TO2015 volunteers learn they can drive for the Games TO2015 volunteers learn they can drive for the Games
Potential volunteers for this year’s upcoming TORONTO 2015 Pan Am / Parapan Am Games found out they have the opportunity to drive for the... TO2015 volunteers learn they can drive for the Games

Potential volunteers for this year’s upcoming TORONTO 2015 Pan / Parapan Am Games found out they have the opportunity to drive for the Transportation department.

Brock University hosted a volunteer recruitment event for the Games last Tuesday. Although most of the event’s attendees had already applied for the Games, it was an opportunity for potential volunteers to gain more knowledge on what to expect once the Games arrive.

Brock students and staff settled into their seats at around 11:00am. They listened to members of the Games talk about three of the 46 departments within the organization. One of the three departments discussed was Transportation.

Jenni Mackenzie, Manager of Feet Training, Scheduling and Transportation, gave information on the role volunteers in her department will be doing during the Games. She says all volunteers will be trained to drive all the sponsored Chevolets and will have the responsibility of picking up and driving athletes, spectators, and equipment to the various venues across the Games’ footprint.

“We are a huge team, one of the biggest and we are one of the first teams to start organizing and one of the last teams to finish organizing. If you think about it, it’s not just Games time we work for,” says Mackenzie. “We need to plan out our routes and pick up athletes, their families from the airport, take them to their hotels in the beginning and make sure things move smoothly.”

The Games’ footprint spans from the Hamilton and Niagara area to Minden Hills in Haliburton, which makes the upcoming Games the largest ever held. Therefore, driving across the footprint will be an adventurous task for any Fleet team volunteer.

In order to volunteer for the Fleet team though, one must be 21 and have a clean driving record before going into training says Mackenzie. She also expects volunteers to clean the vehicles regularly and have good people skills.

“It is a lot like Press Operations where we work behind the scenes,” says Mackenzie. “If you don’t hear anything about us then we are doing a fantastic job.”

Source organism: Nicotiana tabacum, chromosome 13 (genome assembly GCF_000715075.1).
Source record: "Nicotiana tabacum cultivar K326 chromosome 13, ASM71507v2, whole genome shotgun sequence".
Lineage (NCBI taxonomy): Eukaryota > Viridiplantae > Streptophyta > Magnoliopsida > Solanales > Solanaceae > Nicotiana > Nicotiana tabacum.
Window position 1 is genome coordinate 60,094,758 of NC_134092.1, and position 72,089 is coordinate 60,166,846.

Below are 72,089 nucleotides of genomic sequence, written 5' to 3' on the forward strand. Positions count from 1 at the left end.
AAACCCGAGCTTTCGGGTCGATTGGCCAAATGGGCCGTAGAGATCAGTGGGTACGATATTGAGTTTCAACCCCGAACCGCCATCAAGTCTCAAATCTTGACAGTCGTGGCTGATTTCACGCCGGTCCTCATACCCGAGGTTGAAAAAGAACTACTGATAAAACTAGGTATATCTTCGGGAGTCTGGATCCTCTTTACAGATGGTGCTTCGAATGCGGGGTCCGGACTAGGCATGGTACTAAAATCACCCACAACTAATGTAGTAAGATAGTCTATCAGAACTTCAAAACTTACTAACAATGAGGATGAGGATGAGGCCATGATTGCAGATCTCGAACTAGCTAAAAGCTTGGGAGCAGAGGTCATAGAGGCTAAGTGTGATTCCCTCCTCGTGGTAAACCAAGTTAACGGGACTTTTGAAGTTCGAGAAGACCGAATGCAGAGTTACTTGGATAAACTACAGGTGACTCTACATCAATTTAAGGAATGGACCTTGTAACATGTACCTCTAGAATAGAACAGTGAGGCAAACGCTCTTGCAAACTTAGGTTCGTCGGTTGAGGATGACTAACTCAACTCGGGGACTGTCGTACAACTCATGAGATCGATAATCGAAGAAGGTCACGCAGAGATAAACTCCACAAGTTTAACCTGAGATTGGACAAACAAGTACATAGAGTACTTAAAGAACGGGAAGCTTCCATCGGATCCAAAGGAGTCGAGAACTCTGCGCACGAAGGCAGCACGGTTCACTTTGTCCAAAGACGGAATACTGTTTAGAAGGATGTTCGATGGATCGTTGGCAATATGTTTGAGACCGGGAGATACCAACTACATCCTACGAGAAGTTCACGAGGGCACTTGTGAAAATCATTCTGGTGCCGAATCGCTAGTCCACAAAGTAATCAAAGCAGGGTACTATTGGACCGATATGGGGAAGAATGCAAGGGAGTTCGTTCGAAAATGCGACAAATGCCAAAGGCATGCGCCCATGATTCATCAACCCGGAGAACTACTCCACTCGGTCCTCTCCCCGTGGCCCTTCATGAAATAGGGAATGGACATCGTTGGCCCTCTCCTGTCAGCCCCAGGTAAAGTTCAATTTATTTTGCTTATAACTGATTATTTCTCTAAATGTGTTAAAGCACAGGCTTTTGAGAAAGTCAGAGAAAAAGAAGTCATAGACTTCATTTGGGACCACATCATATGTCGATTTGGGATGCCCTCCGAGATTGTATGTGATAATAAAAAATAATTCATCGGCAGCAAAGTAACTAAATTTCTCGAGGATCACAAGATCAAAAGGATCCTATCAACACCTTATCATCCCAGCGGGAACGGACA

If driving does not interest a potential volunteer, there are other departments to participate in.

Elissa Fesyk, the Press Operation’s Project Manager who organizes all the volunteer programs within her department, says volunteers in Press Operations will not be actual reporters during the games. Instead, they will come face-to-face with what reporters do in the field and gain a lot of knowledge of their job’s process.

“Press Operations is a behind the scenes role that creates and manages the spaces for the press, photographers and non-rights holding broadcasters so they can share their stories to the world,” says Fesyk.

“Without these spaces and services, the story does not spread outside of Toronto and the Niagara region or around Ontario because there isn’t a platform to do so. So we have a very important job that you don’t really hear about. It is like Transportation, the less you hear about it during the Games, the better.”

Manager of Operations, Alysha Campell, talked about the Sports Presentation Department and explained that it incorporates everything a spectator witnesses when they come to the Games.

“Sports Presentation is everything you see and hear within the venues. So that is the show, design, delivery, the music, audio, visual and lighting, any field-of-play entertainment that you see and hear,” says Campell. “So as you can see, sports presentation is a very integral part of the Games. It’s really the glitz and glamour of the Games as it’s happening.”

Overall what all the managers are looking for in applicants are people with an enthusiastic attitude and who want to have fun.

“It’s a big team and a massive thing to be a part of,” says Mackenzie. “There are lots of people to meet and get to know and, like it is for most teams, it is good to have a sense of humor. It’s a great job to be in.”

According to the TO2015 Pan Am & Parapan American website, the Games are the world’s third largest international multi-sport competition and Toronto will be hosing it this year from July 10 to 26 and August 7 to 15 for the Parapan Am Games. The site also says it expects 250,000 spectators and tourists to attend, while over 20,000 volunteers are needed to support the Games.

Alison Greco